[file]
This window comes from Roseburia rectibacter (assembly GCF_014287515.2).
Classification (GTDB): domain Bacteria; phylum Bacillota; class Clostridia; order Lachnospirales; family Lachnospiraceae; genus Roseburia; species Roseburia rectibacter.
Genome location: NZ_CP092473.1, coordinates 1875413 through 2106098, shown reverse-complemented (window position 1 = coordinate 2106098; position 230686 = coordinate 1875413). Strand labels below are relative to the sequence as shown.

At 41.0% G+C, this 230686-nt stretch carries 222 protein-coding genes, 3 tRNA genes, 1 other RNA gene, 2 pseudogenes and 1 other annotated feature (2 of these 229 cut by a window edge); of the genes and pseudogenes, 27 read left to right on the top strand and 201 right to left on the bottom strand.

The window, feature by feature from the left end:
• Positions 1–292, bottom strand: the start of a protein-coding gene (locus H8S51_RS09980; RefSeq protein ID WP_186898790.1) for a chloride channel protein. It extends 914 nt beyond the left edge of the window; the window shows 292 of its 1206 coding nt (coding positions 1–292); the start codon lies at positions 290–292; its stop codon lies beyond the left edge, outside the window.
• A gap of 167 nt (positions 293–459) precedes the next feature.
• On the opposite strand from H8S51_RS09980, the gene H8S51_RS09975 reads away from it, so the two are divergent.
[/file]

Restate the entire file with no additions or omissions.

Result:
This window comes from Roseburia rectibacter (assembly GCF_014287515.2).
Classification (GTDB): domain Bacteria; phylum Bacillota; class Clostridia; order Lachnospirales; family Lachnospiraceae; genus Roseburia; species Roseburia rectibacter.
Genome location: NZ_CP092473.1, coordinates 1875413 through 2106098, shown reverse-complemented (window position 1 = coordinate 2106098; position 230686 = coordinate 1875413). Strand labels below are relative to the sequence as shown.

At 41.0% G+C, this 230686-nt stretch carries 222 protein-coding genes, 3 tRNA genes, 1 other RNA gene, 2 pseudogenes and 1 other annotated feature (2 of these 229 cut by a window edge); of the genes and pseudogenes, 27 read left to right on the top strand and 201 right to left on the bottom strand.

The window, feature by feature from the left end:
• Positions 1–292, bottom strand: the start of a protein-coding gene (locus H8S51_RS09980; RefSeq protein ID WP_186898790.1) for a chloride channel protein. It extends 914 nt beyond the left edge of the window; the window shows 292 of its 1206 coding nt (coding positions 1–292); the start codon lies at positions 290–292; its stop codon lies beyond the left edge, outside the window.
• A gap of 167 nt (positions 293–459) precedes the next feature.
• On the opposite strand from H8S51_RS09980, the gene H8S51_RS09975 reads away from it, so the two are divergent.